This care-giving concern about being a burden to others, even if the caregiver desperately needs help and relief, can be an agonizing problem for someone giving long-term care to a family member. "Sometimes, congregations have no idea what a caregiver in their midst is going through,” acknowledges Dan Petry, chaplain at Greencroft, a retirement center in Goshen, Indiana. Dan and fellow Greencroft chaplain Randy Roth host a monthly support group for caregivers. “Full-time caregiving”, continues Dan, “is relentless.”
Cheryl Weber-Good, a spiritual director in St Catherine’s, Ontario, supported her parents for ten years as they declined with dementia. For her, this time of intense caregiving created a crisis of personal upheaval. “It is a personal journey,” she says, “and even though I had exceptionally supportive individuals in my life, I had to walk each part of the journey myself.”
The experience of being the primary caregiver for a loved one—a parent, spouse, child or other relative—can involve high levels of stress, anxiety, guilt, and, burnout. Caregivers are vulnerable to developing mental health illnesses. A staggering 16% of adults in the United States provided non-professional care to family members in 2015. As more baby-boomers grow older, the prevalence of caring for family members at home is likely to climb. With so many folks thrust into what is often an unknown, challenging, and life-changing territory, the church cannot ignore the experience of its caregivers.
Given that caregiving is such a varied, sensitive, and intensely personal experience, how can churches best support caregivers so that their paths are more manageably travelled?
How can churches best support caregivers so that their paths are more manageably travelled?
Based on his experiences with people in the support group, Randy believes that caregivers need spaces where it is safe to express all ranges of emotion including anger, despair, and hopelessness. The experience of a caregiver can change week to week or month to month (especially in terminal conditions), and so congregations need to understand that grief and suffering may span a long period. There are no simple solutions or easy answers. What is most important, believes Randy, is having consistent, trust-filled, non-judgmental relationships of support.
Corporately, the church is well-situated to step in and provide regular relief for full-time caregivers, especially when other means of respite are not readily available. “Having time away from caregiving responsibility is crucial for the mental wellness and physical health of caregivers,” said Randy as a firsthand witness. “However,” he added, “an hour here or there is isn’t enough and can feel like a drop in a bucket to someone who is already burnt out.”
Anabaptist Disabilities Network encourages churches to set up supportive care groups which can provide consistent and significant relief to long-term caregivers. Often, a pastor or church elder can help to set up a circle of care where several volunteers are willing to offer specific types of assistance. Once the circle of support has been established, the pastor or elder can step back to let the support group work with the caregiving person in need.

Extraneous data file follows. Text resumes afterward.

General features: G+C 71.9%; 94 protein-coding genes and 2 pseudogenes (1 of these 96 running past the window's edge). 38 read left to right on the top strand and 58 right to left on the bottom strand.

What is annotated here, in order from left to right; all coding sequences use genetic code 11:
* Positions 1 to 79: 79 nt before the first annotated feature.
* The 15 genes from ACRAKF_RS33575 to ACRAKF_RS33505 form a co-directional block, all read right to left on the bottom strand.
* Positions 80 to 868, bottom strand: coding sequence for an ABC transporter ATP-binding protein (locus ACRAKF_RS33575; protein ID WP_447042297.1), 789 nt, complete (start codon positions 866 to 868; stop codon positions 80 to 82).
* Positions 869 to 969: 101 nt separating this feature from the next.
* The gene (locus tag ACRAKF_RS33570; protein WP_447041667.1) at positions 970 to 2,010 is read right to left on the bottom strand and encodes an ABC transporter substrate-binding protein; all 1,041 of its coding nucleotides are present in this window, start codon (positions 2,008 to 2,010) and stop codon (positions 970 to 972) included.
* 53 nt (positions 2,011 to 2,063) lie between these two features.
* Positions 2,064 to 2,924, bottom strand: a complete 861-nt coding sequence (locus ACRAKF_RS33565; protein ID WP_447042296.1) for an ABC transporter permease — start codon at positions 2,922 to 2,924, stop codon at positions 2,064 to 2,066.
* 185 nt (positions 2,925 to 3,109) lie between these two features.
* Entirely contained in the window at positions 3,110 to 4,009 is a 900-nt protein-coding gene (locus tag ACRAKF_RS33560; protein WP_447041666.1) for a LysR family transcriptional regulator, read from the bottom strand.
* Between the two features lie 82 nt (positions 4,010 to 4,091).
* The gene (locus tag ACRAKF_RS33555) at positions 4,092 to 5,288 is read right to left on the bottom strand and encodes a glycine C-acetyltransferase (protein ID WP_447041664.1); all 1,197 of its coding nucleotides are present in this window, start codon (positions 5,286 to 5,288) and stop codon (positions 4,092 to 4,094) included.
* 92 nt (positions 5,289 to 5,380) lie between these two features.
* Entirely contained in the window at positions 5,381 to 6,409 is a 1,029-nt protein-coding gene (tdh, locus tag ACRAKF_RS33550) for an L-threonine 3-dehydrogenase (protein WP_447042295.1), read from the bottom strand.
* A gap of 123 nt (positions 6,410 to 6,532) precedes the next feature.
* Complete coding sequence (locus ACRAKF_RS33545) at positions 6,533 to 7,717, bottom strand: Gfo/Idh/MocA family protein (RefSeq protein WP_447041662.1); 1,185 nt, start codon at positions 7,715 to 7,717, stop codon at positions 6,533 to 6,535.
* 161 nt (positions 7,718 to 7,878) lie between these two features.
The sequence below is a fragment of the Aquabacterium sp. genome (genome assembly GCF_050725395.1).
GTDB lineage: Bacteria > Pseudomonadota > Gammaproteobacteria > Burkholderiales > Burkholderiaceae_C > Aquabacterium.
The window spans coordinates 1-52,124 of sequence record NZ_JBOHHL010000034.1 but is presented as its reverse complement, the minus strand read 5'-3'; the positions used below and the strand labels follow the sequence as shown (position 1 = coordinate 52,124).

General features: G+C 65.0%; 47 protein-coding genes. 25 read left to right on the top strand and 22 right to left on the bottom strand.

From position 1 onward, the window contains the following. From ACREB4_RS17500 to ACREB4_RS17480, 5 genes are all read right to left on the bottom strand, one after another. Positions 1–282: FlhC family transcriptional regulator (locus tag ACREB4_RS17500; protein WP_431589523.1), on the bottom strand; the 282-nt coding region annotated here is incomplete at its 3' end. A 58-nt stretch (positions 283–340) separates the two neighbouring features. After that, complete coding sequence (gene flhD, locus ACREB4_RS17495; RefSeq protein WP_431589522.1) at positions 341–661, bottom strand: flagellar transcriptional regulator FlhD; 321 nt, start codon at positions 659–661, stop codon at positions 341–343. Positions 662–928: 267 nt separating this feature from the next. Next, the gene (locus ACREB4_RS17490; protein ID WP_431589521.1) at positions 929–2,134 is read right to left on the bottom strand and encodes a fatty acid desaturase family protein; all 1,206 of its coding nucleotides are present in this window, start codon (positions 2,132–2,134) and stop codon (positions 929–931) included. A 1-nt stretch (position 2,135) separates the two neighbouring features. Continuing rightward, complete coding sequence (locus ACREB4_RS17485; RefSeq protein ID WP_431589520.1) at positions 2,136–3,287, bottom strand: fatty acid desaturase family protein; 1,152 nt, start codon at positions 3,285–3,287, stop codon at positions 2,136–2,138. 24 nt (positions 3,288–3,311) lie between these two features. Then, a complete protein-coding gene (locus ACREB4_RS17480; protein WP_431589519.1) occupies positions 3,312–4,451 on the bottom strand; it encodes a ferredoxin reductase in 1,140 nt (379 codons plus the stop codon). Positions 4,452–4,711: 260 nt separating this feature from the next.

When Phyllis and her family joined Pleasant View Mennonite Church located near Goshen, Indiana, congregational involvement became a vital lifeline for her and her husband, Jim, in being long-term caregivers for their sons. Phyllis says she and her family have been blessed by the supportive care they have received from their congregation.
Pleasant View provided an invitational and nurturing space for them to openly tell their story. They provided meals and transportation, and have helped to care for their son when Phyllis and Jim need to get away on vacation. Pleasant View invited people from the congregation who felt led to join a formalized and structured care network which has helped support the family, discuss family-related decisions, and provide relief for more than two decades.
Phyllis believes that being active and involved in the church has been personally important for feeling connected to God’s daily provision, and for her overall wellbeing.
The Anabaptist tradition of community care and intimacy provides countless examples of how we can share one another’s burdens, honoring and supporting each other in our varied experiences. May we seek out ways of caring for one another so that we all may be witness to God’s persistence, presence, and promise while experiencing illness and disability.
We want to know how YOUR congregation has been a supportive presence for caregivers. Contact Denise at email@example.com, or visit the contact page. For more inspiration for how your congregation can help lighten the load of caregivers, check out Circles of Love and Supportive Care in the Congregation which highlight churches that have formed supportive care groups around individuals and families touched by disabilities.
Denise Reesor is Program Director for ADN. Special thanks to Dan Petry, Randy Roth, Phyllis Smith, and Cheryl Weber Good for their contributions and willingness to share openly for this article.